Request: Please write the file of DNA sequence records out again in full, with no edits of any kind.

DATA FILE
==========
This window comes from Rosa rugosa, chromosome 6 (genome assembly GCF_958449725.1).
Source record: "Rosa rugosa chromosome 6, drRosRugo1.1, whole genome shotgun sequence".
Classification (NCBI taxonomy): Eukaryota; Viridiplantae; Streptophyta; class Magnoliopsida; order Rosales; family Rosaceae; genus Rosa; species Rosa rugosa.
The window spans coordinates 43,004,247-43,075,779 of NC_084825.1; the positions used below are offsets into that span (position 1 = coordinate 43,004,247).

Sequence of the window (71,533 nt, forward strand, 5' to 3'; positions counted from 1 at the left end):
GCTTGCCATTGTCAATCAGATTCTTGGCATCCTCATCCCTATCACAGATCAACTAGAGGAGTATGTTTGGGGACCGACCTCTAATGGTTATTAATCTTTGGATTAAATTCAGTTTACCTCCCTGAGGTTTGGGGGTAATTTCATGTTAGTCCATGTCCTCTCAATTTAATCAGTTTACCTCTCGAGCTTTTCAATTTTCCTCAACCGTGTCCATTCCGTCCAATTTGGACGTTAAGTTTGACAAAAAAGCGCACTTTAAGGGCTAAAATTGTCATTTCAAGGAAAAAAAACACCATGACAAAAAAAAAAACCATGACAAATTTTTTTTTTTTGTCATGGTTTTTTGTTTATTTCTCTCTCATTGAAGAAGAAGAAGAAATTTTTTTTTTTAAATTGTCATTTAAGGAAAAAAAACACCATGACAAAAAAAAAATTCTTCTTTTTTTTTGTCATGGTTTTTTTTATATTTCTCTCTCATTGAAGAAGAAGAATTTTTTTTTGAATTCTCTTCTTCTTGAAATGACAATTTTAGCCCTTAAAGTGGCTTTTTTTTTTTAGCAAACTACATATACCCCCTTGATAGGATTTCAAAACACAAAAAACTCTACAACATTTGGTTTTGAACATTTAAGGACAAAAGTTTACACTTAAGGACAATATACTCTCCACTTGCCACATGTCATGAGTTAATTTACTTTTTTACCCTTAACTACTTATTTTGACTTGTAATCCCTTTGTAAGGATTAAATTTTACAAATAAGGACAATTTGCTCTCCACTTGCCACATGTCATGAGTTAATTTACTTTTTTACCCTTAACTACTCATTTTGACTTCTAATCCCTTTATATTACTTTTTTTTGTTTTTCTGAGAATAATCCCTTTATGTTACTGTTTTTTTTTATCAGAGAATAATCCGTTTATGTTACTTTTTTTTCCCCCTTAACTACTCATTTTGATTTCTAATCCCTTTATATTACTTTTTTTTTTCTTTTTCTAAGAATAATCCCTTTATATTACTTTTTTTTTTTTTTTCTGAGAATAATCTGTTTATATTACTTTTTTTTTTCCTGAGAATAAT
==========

This window comes from Rosa rugosa, chromosome 6 (genome assembly GCF_958449725.1).
Source record: "Rosa rugosa chromosome 6, drRosRugo1.1, whole genome shotgun sequence".
Classification (NCBI taxonomy): Eukaryota; Viridiplantae; Streptophyta; class Magnoliopsida; order Rosales; family Rosaceae; genus Rosa; species Rosa rugosa.
The window spans coordinates 43,004,247-43,075,779 of NC_084825.1; the positions used below are offsets into that span (position 1 = coordinate 43,004,247).

Sequence of the window (71,533 nt, forward strand, 5' to 3'; positions counted from 1 at the left end):
GCTTGCCATTGTCAATCAGATTCTTGGCATCCTCATCCCTATCACAGATCAACTAGAGGAGTATGTTTGGGGACCGACCTCTAATGGTTATTAATCTTTGGATTAAATTCAGTTTACCTCCCTGAGGTTTGGGGGTAATTTCATGTTAGTCCATGTCCTCTCAATTTAATCAGTTTACCTCTCGAGCTTTTCAATTTTCCTCAACCGTGTCCATTCCGTCCAATTTGGACGTTAAGTTTGACAAAAAAGCGCACTTTAAGGGCTAAAATTGTCATTTCAAGGAAAAAAAACACCATGACAAAAAAAAAAACCATGACAAATTTTTTTTTTTTGTCATGGTTTTTTGTTTATTTCTCTCTCATTGAAGAAGAAGAAGAAATTTTTTTTTTTAAATTGTCATTTAAGGAAAAAAAACACCATGACAAAAAAAAAATTCTTCTTTTTTTTTGTCATGGTTTTTTTTATATTTCTCTCTCATTGAAGAAGAAGAATTTTTTTTTGAATTCTCTTCTTCTTGAAATGACAATTTTAGCCCTTAAAGTGGCTTTTTTTTTTTAGCAAACTACATATACCCCCTTGATAGGATTTCAAAACACAAAAAACTCTACAACATTTGGTTTTGAACATTTAAGGACAAAAGTTTACACTTAAGGACAATATACTCTCCACTTGCCACATGTCATGAGTTAATTTACTTTTTTACCCTTAACTACTTATTTTGACTTGTAATCCCTTTGTAAGGATTAAATTTTACAAATAAGGACAATTTGCTCTCCACTTGCCACATGTCATGAGTTAATTTACTTTTTTACCCTTAACTACTCATTTTGACTTCTAATCCCTTTATATTACTTTTTTTTGTTTTTCTGAGAATAATCCCTTTATGTTACTGTTTTTTTTTATCAGAGAATAATCCGTTTATGTTACTTTTTTTTCCCCCTTAACTACTCATTTTGATTTCTAATCCCTTTATATTACTTTTTTTTTTCTTTTTCTAAGAATAATCCCTTTATATTACTTTTTTTTTTTTTTTCTGAGAATAATCTGTTTATATTACTTTTTTTTTTCCTGAGAATAAT